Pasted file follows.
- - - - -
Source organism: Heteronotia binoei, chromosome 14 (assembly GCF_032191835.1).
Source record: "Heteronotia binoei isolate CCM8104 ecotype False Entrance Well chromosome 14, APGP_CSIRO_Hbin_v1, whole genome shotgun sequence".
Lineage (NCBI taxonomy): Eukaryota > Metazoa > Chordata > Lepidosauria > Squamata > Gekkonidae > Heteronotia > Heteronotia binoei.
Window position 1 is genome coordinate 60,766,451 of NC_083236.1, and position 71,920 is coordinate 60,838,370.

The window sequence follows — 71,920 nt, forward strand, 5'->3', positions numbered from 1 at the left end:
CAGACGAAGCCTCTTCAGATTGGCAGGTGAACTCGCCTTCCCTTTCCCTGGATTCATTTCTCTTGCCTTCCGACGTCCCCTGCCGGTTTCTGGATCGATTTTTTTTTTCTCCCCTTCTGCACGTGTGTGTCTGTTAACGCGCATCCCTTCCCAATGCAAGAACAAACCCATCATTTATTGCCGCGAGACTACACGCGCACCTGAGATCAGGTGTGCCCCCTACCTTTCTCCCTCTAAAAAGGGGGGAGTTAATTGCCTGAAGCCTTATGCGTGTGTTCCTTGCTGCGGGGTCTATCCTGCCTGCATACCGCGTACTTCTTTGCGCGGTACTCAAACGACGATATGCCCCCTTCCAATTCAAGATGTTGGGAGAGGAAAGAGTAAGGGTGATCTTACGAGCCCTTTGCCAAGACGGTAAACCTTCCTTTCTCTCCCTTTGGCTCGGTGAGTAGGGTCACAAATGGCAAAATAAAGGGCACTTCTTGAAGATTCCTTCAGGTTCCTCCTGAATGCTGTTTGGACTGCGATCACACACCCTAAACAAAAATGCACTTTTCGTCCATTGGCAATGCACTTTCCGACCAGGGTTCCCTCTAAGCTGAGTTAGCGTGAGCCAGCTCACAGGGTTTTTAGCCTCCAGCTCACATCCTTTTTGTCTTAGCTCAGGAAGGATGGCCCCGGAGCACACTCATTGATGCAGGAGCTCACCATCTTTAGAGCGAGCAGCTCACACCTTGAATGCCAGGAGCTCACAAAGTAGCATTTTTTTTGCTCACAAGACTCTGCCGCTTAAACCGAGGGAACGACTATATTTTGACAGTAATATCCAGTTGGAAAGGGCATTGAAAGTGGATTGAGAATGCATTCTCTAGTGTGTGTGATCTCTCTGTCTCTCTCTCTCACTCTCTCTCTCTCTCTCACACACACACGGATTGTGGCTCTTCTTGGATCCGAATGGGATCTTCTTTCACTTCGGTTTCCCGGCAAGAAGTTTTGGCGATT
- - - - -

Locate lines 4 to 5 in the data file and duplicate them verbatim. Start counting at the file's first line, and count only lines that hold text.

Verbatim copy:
Window position 1 is genome coordinate 60,766,451 of NC_083236.1, and position 71,920 is coordinate 60,838,370.

The window sequence follows — 71,920 nt, forward strand, 5'->3', positions numbered from 1 at the left end: